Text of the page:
On the other side, there were the Jews who said, we too believe in redemption and Messiah, and we can take an active part in bringing that era. Even when taking the literal approach to traditional texts, they argued, there’s nothing wrong with setting the stage for the promised era. Not only is there nothing wrong, but it seems that in fact this is ideal, Judaism is not a passive religion, rather, an active one. 
And this, my friends, is the struggle between modern orthodoxy and chareidi orthodoxy that exists today. Is secularism something that should be avoided at all costs, or should observant Jews embrace parts of secularism as beneficial tools not only for the mundane, but for the religious benefits as well?

Maturity and Halacha

“Any man who is under 30 and is not a liberal has no heart; any man who is over 30 and is not a conservative has no brains.”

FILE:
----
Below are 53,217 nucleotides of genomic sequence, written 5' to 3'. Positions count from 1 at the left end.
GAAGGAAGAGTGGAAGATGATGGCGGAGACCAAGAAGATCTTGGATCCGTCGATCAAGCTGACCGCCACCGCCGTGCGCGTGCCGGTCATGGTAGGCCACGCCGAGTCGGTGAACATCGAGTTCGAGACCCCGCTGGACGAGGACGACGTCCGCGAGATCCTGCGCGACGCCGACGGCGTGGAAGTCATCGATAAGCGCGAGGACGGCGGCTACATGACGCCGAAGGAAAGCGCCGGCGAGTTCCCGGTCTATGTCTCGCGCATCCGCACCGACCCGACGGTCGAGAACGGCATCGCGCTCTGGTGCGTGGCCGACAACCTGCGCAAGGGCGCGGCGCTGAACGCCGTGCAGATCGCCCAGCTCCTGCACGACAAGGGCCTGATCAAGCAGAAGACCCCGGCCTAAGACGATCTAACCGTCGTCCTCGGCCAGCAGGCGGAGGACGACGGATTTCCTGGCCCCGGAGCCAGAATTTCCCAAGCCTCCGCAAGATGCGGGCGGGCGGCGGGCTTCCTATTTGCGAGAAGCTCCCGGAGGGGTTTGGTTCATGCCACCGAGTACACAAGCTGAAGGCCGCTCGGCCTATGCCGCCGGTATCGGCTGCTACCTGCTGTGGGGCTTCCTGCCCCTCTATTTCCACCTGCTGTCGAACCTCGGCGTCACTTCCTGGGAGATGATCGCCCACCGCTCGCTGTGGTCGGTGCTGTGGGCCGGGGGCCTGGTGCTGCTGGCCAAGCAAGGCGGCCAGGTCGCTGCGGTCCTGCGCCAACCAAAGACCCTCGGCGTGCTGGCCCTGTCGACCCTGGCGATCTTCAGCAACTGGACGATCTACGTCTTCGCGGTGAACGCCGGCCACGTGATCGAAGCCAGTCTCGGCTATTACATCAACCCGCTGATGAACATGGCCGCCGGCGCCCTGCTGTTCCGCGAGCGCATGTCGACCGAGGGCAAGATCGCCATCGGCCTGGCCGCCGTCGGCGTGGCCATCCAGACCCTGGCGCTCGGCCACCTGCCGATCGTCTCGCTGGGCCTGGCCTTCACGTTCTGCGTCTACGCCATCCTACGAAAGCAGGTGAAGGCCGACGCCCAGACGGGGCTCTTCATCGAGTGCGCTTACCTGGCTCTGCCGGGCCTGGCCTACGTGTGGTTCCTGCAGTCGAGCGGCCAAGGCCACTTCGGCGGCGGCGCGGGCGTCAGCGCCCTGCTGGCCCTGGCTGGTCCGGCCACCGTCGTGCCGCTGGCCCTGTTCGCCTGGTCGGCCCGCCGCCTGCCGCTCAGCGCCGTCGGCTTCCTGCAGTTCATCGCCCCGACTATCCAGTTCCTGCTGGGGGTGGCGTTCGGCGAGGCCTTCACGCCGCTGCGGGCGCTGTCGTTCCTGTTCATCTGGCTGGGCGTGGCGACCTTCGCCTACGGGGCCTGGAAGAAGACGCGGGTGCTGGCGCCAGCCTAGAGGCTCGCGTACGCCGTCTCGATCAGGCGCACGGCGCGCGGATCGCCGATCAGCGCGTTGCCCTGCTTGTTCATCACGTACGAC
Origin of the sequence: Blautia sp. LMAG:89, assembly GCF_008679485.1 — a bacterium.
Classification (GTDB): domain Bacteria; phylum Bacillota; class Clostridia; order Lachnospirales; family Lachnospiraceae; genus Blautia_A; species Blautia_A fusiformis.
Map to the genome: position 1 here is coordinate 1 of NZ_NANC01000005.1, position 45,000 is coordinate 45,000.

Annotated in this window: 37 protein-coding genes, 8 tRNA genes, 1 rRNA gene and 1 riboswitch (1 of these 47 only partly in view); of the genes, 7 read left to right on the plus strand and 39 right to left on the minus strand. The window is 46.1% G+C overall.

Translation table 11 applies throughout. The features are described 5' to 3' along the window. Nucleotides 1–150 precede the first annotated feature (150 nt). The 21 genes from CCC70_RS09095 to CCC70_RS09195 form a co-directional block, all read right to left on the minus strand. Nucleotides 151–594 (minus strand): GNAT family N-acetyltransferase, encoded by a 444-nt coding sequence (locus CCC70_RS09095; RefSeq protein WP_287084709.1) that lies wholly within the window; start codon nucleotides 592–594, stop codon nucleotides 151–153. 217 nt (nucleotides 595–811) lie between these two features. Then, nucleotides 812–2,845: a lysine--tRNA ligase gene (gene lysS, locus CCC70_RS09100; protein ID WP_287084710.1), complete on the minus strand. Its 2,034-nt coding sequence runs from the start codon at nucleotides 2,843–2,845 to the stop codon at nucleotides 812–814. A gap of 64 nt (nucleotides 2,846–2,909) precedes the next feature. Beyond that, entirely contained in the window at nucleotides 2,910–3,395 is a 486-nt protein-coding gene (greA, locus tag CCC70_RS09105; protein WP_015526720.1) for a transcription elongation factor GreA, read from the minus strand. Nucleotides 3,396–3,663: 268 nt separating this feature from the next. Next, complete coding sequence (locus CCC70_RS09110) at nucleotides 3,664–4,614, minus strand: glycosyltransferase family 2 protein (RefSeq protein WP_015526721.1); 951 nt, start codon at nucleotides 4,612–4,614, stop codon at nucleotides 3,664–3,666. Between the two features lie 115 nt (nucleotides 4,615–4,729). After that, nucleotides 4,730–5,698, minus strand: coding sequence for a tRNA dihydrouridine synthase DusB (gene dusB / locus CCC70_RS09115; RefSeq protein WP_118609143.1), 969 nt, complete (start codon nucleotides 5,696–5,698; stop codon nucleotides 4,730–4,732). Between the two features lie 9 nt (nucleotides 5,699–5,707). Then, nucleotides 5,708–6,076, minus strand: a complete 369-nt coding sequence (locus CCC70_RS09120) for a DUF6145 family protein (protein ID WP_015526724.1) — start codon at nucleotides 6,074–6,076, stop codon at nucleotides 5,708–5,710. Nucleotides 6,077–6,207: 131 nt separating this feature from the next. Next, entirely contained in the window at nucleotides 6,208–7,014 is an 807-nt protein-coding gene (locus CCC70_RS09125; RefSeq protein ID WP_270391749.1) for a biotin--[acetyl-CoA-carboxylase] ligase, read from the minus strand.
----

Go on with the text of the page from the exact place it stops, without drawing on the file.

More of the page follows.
-Winston Churchill (or not)

Many young people, in the context of college, yeshivah, or seminary, like to spend their time discussing issues of policy. Specifically, in the Orthodox Jewish world, issues pertaining to halacha. During the year that I spent in Israel, I had many such conversations with peers about issues as the kashrut status of Rabanut Yerushalayim, saying hallel on Yom HaAtzmaut, and the role of kiruv within the Jewish community. We also discussed things like tzniut and mandatory army service in Israel.

It’s funny how as a 17 year old teenager, I could be SO convinced that my position was right. Most of my opinions haven’t changed objectively since then, but this past weekend, I had an enlightening experience.